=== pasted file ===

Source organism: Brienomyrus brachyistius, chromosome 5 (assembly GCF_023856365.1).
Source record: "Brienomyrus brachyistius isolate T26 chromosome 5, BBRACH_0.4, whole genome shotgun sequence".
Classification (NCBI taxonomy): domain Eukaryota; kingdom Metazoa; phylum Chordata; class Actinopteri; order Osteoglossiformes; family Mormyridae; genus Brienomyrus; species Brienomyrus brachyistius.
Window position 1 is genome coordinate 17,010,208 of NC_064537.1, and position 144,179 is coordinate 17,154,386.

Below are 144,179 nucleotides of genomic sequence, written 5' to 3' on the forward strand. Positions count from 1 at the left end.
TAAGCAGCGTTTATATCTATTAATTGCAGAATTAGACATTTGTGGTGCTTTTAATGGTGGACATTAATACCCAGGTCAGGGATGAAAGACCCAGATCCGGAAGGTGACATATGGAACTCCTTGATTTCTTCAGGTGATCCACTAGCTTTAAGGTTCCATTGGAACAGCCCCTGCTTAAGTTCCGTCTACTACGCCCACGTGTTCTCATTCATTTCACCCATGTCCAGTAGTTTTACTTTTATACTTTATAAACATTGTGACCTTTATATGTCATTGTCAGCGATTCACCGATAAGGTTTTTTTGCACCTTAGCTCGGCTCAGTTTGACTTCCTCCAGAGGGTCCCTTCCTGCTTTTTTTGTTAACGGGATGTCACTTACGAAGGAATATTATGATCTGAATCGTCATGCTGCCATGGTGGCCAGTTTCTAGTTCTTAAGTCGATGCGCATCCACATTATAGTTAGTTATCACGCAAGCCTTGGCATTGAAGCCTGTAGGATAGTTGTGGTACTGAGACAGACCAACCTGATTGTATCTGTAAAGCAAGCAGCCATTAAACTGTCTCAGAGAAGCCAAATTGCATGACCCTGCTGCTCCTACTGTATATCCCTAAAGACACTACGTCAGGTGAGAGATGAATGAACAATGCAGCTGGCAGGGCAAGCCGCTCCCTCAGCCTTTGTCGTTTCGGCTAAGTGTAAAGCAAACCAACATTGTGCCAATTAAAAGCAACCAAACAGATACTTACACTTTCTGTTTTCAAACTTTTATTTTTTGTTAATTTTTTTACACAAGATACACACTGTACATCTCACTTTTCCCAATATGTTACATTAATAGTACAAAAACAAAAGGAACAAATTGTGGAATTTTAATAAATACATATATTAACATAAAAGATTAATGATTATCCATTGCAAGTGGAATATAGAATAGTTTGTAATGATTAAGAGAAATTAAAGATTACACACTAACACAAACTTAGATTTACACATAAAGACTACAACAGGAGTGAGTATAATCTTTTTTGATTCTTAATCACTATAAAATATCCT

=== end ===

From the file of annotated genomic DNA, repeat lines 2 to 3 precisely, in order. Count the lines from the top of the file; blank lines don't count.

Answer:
Source record: "Brienomyrus brachyistius isolate T26 chromosome 5, BBRACH_0.4, whole genome shotgun sequence".
Classification (NCBI taxonomy): domain Eukaryota; kingdom Metazoa; phylum Chordata; class Actinopteri; order Osteoglossiformes; family Mormyridae; genus Brienomyrus; species Brienomyrus brachyistius.